A Friendship Formed Across a Divide
The friendship that formed between Rafay Riar and Amar Chaudhari (UWC Robert Bosch College 2015-2017) is testament to what can happen when people from different backgrounds are brought together to learn and live side-by-side. Coming with preconceptions born from historical conflicts between their countries, Rafay and Amar were able to break down barriers through their shared willingness to step out of their comfort zones.
Initially, Amar admits he had no intentions of talking to Rafay - he could tell from the way Rafay dressed that he was from Pakistan, and he had grown up believing the anti-Pakistan sentiments displayed by those around him in his small, rural village in India. Even now, he knows that when people back home see the pictures of him standing beside a Pakistani in friendship, in front of a Pakistani flag, it will cause them to judge him negatively. But, he also feels this is exactly why it’s so important for him and Rafay to share their story. Amar remembers how lost he felt when he first came to study at UWC Robert Bosch College in 2015. It had been the first time he’d ever stepped on a plane, the first time he’d ever left India, and he felt very far away from home. Despite studying the pre-IB programme for a year at UWC Mahindra, his English was not fluent and he remembers feeling very low.
Rafay grew up under very different circumstances - he’d had a private education in Pakistan where all the instruction had been in English, so felt more confident with speaking and getting to know people. Amar recalls the moment when Rafay came up to him at school and started to speak to him in Urdu, a language that Amar had a rudimentary understanding of from watching movies, “At that moment I didn’t care whether he was from Pakistan or not, all I cared about was that someone was giving me a little bit of comfort from back home. Someone was talking to me, and wasn’t judging me on my background.” It was a turning point for Amar, “afterwards I went back to my room and felt bad about my preconceptions about Pakistanis, about Muslims, and I realised this is why I’m here - to learn about the world and to open my mind to different people and perspectives.”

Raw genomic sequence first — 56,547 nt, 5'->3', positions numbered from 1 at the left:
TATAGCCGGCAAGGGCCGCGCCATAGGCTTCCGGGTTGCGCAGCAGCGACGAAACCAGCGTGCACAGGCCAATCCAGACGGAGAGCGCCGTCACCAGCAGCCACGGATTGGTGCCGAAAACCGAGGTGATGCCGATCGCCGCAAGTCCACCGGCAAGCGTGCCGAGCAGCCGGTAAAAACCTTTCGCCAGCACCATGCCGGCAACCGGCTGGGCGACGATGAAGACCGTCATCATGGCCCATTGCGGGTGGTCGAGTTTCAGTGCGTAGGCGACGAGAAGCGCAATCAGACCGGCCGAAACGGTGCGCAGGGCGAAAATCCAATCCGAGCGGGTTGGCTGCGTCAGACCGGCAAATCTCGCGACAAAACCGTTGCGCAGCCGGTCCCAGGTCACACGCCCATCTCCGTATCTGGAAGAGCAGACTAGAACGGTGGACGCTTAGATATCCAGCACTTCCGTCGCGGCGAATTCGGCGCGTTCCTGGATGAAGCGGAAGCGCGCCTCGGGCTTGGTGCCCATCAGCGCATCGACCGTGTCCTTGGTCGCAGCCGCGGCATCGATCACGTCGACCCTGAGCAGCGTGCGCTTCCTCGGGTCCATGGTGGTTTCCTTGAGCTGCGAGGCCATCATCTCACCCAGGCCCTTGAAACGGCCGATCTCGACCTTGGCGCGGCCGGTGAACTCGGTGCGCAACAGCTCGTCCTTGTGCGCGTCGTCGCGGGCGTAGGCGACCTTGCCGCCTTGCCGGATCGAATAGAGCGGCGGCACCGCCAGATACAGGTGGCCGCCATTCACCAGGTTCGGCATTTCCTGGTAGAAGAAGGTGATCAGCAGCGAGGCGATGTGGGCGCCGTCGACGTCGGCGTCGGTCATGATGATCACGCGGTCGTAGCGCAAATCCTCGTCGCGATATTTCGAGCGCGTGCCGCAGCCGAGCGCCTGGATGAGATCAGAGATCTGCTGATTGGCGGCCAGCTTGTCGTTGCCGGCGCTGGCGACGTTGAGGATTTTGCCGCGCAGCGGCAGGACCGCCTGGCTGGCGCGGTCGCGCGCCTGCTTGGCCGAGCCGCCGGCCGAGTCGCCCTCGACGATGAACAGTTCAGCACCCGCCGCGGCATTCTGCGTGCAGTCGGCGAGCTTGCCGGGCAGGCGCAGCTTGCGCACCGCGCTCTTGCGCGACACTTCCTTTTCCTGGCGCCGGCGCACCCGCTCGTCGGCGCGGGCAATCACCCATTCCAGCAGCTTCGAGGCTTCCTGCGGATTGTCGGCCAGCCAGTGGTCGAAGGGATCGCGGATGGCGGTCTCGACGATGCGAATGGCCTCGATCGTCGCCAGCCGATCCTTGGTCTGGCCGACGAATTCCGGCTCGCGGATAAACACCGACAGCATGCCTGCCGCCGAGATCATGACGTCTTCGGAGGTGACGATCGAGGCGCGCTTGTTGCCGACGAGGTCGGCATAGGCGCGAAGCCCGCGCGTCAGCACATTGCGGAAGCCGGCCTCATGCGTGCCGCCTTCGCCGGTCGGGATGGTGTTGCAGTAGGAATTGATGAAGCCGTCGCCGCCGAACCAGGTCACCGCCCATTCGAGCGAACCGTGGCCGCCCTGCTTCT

Breaking down barriers
Rafay remembers making a very conscious effort to speak to as many different people as he could throughout his two years at UWC Robert Bosch College, “I truly believe that it’s very hard to ever be happy wherever you move to a new place- until you’re fully immersed and have meaningful connections with the people you’re living with.” This is what pushed him to encourage Amar to speak in English. Rafay realised that overcoming the language barrier was essential to Amar getting to know the culture he was in, so that he could feel a sense of belonging and confidence in his surroundings. Reflecting on his time at UWC, Rafay realises it was a gradual realisation of our shared common humanity which really helped to inform the way he interacts with people now, “navigating myself through every different social situation, I always felt comfortable, because subconsciously I had that UWC experience to show me that no matter how different we are, we all want the same things - food, shelter, warmth, a sense of belonging and connection.”